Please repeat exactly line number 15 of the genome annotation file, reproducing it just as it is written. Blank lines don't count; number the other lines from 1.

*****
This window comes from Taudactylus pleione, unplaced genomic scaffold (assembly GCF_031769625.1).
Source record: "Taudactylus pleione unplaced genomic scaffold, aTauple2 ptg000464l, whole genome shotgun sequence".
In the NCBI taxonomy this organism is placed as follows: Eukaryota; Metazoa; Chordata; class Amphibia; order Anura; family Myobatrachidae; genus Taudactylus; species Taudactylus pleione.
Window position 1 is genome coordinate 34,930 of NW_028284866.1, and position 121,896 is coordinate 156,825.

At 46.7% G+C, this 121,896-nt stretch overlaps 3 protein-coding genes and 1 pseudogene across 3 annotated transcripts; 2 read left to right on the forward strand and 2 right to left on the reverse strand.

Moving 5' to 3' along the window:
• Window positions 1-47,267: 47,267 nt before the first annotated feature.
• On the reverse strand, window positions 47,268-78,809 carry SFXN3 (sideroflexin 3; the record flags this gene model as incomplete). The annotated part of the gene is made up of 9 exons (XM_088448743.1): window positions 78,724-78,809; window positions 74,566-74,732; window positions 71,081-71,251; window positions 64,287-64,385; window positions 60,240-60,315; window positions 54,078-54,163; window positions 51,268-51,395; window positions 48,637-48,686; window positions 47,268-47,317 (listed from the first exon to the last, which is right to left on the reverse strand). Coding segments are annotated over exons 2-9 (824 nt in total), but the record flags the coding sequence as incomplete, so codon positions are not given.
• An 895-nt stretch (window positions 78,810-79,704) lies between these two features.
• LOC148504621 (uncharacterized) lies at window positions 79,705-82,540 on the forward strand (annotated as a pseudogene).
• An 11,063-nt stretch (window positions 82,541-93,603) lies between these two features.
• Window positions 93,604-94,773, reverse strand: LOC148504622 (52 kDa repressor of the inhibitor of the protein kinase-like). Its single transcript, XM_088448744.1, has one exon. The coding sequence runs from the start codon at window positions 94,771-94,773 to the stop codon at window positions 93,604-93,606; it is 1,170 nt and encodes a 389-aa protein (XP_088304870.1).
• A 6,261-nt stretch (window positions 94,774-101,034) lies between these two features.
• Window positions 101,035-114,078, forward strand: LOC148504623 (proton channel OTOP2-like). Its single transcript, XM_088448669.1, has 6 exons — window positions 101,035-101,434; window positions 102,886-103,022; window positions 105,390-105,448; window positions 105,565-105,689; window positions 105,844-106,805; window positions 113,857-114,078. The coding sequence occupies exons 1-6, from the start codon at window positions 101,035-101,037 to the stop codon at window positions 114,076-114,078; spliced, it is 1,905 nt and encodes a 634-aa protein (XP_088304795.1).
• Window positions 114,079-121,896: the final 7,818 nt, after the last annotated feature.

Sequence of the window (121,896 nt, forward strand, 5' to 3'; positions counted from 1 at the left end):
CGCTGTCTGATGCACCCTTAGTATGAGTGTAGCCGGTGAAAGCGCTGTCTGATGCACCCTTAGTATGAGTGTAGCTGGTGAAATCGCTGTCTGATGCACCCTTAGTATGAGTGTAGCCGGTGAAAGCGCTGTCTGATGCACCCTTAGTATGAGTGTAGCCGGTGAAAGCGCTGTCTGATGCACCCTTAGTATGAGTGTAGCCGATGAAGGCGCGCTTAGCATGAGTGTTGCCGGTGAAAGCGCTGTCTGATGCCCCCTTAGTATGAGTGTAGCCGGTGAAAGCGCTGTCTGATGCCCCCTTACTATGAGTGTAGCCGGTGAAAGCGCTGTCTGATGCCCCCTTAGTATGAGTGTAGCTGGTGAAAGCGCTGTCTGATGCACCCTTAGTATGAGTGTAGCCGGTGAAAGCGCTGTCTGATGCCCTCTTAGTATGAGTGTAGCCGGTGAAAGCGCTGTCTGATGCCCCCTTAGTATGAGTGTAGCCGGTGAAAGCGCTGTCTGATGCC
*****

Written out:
• Window positions 114,079-121,896: the final 7,818 nt, after the last annotated feature.